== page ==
Calypso Networks Association - Articles and news items
Industry news • 11 June 2015 • Katie Sadler, Digital Content Producer, Eurotransport
Seamless trans-border travel will soon become a reality after Calypso Networks Association (CNA) announced its proposal for the Triangle trans-border interoperable ticketing solution between France and Belgium.
Issue 3 2012, Supplements • 26 June 2012 • Suvi Rihtniemi, Executive Director, Helsinki Regional Transport Authority / Philippe Vappereau, President of Ixxi and Chairman of Calypso Networks Association / Lindsay Robertson, Director of Member Services, ITSO Ltd / Stephen King, Marketing & Sales Manager, Go North East
Redesigning Helsinki’s fare and ticketing system (Suvi Rihtniemi, Executive Director, Helsinki Regional Transport Authority)
Calypso developments: benefits, technology and implementations (Philippe Vappereau, President of Ixxi and Chairman of Calypso Networks Association)
Making a ‘smart’ move (Lindsay Robertson, Director of Member Services, ITSO Ltd)
The key to transforming the passenger ticketing experience (Stephen King, Marketing & Sales Manager, Go North East)
Currently, only 10% of transport cards are micro-processor cards. However, this proportion has started to grow and will continue to increase if the transport market wants to provide the most secure solutions for fare management.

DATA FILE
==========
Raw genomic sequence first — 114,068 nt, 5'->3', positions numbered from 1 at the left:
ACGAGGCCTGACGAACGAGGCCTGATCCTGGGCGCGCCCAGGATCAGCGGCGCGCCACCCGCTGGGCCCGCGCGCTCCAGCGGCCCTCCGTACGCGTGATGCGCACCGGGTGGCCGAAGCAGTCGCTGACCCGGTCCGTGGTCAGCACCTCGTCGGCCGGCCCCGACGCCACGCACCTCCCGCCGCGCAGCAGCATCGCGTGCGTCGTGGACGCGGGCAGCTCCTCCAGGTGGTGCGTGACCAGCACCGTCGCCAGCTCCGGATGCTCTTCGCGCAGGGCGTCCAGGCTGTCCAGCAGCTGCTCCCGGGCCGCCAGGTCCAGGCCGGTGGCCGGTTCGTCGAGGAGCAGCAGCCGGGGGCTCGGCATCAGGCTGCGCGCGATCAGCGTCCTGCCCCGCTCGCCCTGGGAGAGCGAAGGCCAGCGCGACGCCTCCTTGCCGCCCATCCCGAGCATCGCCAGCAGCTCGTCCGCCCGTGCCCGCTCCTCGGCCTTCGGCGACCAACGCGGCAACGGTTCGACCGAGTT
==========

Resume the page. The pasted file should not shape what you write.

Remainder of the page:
Calypso cards account for 85% of those used today – outside the SONY FELICA non-standard proprietary card used in Japan. At the moment they are used in Belgium, France, Italy, Portugal, and Switzerland and also in many other places outside of Europe. In the UK they are compliant with ITSO specifications (see Figure 1 on page 38) which makes them best suited for the first level of any interoperable fare management system that is oriented to benefit from the top security level. As the necessity to increase security becomes more apparent, they offer an open solution, with multiple vendors, with the possibility to follow the progress of silicon technologies and those of multi-application platforms, whatever the fare policies and business rules between stakeholders.
It makes sense to say that contactless technology will be an issue in the near future. Although the beginning was difficult, contactless technology is now so well accepted that the question is not ‘do we need contactless technology?’ but more ‘what can we do with contactless technology?’ If you are still sceptical, just go to any big smartcard event – take Cartes 2006 for instance, and you will be overwhelmed by the number of applications and products using contactless technology. In the following article we will look at where the technology is coming from and where it is going.